Attacks on the Press 1999: Preface

March 22, 2000 12:11 PM ET

By Philip Gourevitch

Nearly a hundred years ago, in Boston, the Congo Reform Association published a pamphlet by Mark Twain, titled King Leopold's Soliloquy, A Defense of His Congo Rule (1905). The text is an imagined monologue by the Belgian monarch, delivered as he reads through stacks of literature protesting the systematic murder and mutilation of his Congolese subjects by his colonial agents.


Leopold has nothing but scorn for the pamphleteers who document his crimes. "Blister the meddlesome missionaries!" he fulminates. "They seem to be always around, always spying, always eye-witnessing the happenings; and everything they see they commit to paper." But he insists that he has never met a critic (however truthful) who could not be discredited, converted, or suppressed by the application of cash or brute force--that is, until he opens a pamphlet containing photographs of mutilated Congolese. Easily portable cameras were a technological novelty at the turn of the last century, and the despot quakes before the evidence of "the incorruptible Kodak": The only witness I have encountered in my long experience that I couldn't bribe. Ten thousand pulpits and ten thousand presses are saying the good word for me all the time and placidly and convincingly denying the mutilations. Then that trivial little Kodak, that a child can carry in its pocket, gets up, uttering never a word, and knocks them dumb! Even now, a century of technological and information revolution later, the photographs in Mark Twain's impassioned pamphlet-images of stump--armed Africans, whose hands have been chopped off by servants of the Belgian crown--remain exquisitely sad, and excruciatingly familiar. In fact, they might have been taken last year, not in the Congo, although that country remains immiserated by war, but in Sierra Leone, where the senseless amputation of civilian innocents has been the signature of a rebel movement that became a partner in the government in 1999.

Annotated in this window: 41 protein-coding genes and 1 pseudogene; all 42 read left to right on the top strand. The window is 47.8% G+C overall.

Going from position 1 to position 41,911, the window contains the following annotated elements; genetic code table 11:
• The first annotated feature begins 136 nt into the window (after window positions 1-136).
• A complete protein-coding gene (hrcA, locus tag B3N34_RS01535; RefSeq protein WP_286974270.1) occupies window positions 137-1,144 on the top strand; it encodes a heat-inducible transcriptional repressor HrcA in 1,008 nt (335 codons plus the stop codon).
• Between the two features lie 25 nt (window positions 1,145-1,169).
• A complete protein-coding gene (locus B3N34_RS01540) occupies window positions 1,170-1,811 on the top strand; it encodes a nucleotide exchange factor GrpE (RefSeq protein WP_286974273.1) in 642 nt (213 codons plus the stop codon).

Last year, not surprisingly, Sierra Leone also became the most deadly country on Earth for journalists. The Committee to Protect Journalists has confirmed that 34 were assassinated around the world last year--up from 24 in 1998--and that 10 of last year's victims were killed in Sierra Leone. But we in the American press hardly seemed to notice the story at the time. How many of our readers, viewers, and listeners really know what happened in Sierra Leone, where so many of our colleagues met their deaths? How many of us know? In failing to cover such a story, we do the enemies of free speech a great favor.

In the pages that follow, you can read all about these perils, and about the regimes that make it their policy to abuse press freedom because they fear a free press and rightly recognize it as their enemy. Each November, in New York, CPJ honors several journalists from around the world who have defied real danger to pursue their work in the teeth of hostile regimes. At these ceremonies, we also honor the memory of those who were murdered as journalists. We remind ourselves that even when they are not killed, journalists in much of the world are as likely to be assaulted, exiled, jailed, ostracized, or tortured as to make a comfortable living.

Invariably, we who hail from the exceptionally well protected and free press of the United States wonder how best we can support our colleagues abroad, for whom being a journalist is synonymous with being in danger. One place to start showing our solidarity is by covering the world more intensively. Or was Mark Twain's King Leopold right to dismiss press reports of his crimes as a passing diversion because readers and viewers of the pamphlets against him would merely shudder, then turn away? "Why, certainly," he says, "that is my protection.... I know the human race."


Philip Gourevitch is a staff writer at The New Yorker. His book, We Wish To Inform You That Tomorrow We Will Be Killed With Our Families: Stories from Rwanda, won the National Book Critics Circle Award, the George Polk Book Award, and the Cornelius Ryan Best Book Award from the Overseas Press Club.

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